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Badilisha Lugha KISWAHILI

JK: More funds will go into projects for poor

25th May 2012
President Jakaya Kikwete

President Jakaya Kikwete yesterday promised that programmes and policies that are broad based and pro poor will be implemented so as to ensure that every Tanzanian enjoys the benefits of economic growth.

The President made the remarks yesterday in Dar es Salaam when opening a one-day conference on unleashing growth potentials in Tanzania to create an inclusive growth, organised by the Economic and Social Research Foundation (ESRF).

In his speech read by the Deputy Minister for Finance Saada Salum, he said the government will increase resources and strengthen institutions such as local government authorities that have direct dealings with the ordinary people.

President Kikwete who is in Dodoma for other government activities said that is the only way to make majority people enjoy the benefits of economic growth.

“We will continue investing more in social services and improve the quality of education, health and social safety nets for vulnerable persons and communities,” he said

He noted that despite impressive growth and macroeconomic stability, the majority of people remained poor. Statistics show that from 2001 to 2007 the overall household poverty fell by a marginal rate of 2 percent from 35.7 percent to 33.6 percent in Mainland Tanzania and from 49 percent to 44.7 percent in Zanzibar.

He noted that mining and telecommunications which spurred the growth of the economy do not support directly the majority of the people especially those in rural areas.

“Majority of our people depend on agriculture and unfortunately it is characterised by low productivity and therefore not among the attractive income generating activities especially for the youth,” said President Kikwete.

He said experience has shown that unless agriculture and the rural economy is transformed, the desire to achieve inclusive growth will remain a dream.

“There is no doubt in our minds that the growth of agriculture will have a huge direct impact on the overall incomes of 75percent of the entire Tanzania population,” he added.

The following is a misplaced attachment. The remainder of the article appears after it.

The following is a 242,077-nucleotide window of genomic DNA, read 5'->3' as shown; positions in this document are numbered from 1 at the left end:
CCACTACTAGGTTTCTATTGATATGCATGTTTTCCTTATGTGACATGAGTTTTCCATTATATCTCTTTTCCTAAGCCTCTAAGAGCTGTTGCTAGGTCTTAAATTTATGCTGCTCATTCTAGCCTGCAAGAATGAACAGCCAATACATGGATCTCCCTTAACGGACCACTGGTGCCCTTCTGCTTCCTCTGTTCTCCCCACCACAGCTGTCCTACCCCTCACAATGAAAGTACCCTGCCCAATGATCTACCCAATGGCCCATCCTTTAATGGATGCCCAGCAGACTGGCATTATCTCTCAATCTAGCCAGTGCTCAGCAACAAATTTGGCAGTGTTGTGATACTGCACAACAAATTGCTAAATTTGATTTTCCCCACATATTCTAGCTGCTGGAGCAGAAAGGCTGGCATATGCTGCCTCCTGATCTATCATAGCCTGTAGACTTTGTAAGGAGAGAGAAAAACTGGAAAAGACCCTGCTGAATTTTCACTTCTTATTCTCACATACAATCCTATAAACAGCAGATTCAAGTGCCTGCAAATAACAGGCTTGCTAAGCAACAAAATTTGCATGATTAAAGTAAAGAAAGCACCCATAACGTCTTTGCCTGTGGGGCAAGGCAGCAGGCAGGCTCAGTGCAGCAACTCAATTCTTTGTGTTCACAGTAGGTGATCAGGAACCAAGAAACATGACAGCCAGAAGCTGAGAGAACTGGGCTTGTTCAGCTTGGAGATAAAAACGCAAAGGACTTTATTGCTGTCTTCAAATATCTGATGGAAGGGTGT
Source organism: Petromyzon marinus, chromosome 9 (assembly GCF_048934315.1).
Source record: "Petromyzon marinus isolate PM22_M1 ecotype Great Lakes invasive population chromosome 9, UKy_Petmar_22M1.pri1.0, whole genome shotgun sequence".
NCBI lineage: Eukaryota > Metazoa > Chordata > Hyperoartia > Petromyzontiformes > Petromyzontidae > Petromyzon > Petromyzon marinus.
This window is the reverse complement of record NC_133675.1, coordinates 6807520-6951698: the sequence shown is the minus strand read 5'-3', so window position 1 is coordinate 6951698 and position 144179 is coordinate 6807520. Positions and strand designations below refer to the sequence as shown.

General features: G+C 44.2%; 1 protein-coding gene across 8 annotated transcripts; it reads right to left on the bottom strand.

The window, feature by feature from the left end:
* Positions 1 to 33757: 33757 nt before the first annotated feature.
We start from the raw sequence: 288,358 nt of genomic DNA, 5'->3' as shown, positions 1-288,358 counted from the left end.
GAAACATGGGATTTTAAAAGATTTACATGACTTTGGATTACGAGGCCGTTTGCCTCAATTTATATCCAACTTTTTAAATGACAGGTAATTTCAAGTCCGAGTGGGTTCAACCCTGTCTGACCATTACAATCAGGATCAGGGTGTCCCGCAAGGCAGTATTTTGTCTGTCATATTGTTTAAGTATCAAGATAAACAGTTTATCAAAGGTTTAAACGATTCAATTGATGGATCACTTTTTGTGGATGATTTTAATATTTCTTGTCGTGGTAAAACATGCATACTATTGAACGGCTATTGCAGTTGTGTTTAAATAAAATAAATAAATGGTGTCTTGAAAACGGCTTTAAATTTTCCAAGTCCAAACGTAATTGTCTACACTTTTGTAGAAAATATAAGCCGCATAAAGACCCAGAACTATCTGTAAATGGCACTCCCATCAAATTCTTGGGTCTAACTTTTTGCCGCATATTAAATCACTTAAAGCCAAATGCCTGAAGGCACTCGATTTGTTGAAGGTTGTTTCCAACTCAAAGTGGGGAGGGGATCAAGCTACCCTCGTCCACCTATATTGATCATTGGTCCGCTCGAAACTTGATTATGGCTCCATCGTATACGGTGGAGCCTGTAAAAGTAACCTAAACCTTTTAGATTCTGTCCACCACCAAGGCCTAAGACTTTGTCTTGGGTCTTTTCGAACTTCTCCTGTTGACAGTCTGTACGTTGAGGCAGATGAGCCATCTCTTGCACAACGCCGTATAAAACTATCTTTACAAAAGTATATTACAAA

President Kikwete said given Tanzania’s agricultural potential, its transformation will have a greater impact on the overall economic growth and development of the country.

He said many other sectors such as agro processing, manufacturing and service industry in the agricultural value chain will benefit.

According to him the spillover effect has already occurred in other developing countries with characteristics similar to those of Tanzania.

He cited the successful green revolution in Brazil, India, Vietnam and other Asian countries as the main force behind their current economic strength.

He also said vibrancy in the other sectors of the economy is equally important for unleashing Tanzania’s growth potentials.

“This calls for a rapid transformation of our industrial, tourism, mining and other sectors of the economy,” he stated

He said industrial transformation will enable the country to sell more value added products, create more job opportunities and earn more income.

Speaking earlier, the ESRF Executive Director Dr Bohela Lunogelo said the main objective of the conference was to exchange views and experiences for Tanzania’s growth potentials as has been revealed in the implementation of a number of development frameworks.

He said Tanzania is facing a number of challenges to the realisation of an inclusive economic growth as stipulated in the National Development Vision (TDV 2025).

For his part, Prof Humphrey Moshi a renowned economist from the University of Dar es Salam urged the government to involve the military in the efforts to increase food production in order to reduce inflation.

“The government should empower the National Service (JKT) and Prison department to enable them engage in agriculture rather than depending on small scale farmers,” he suggested.

He underscored the need to increase funding for irrigation farming instead of depending on rains.

The conference attracted more than 80 participants mainly researchers, the business community, diplomats, politicians, academicians and senior government officials.

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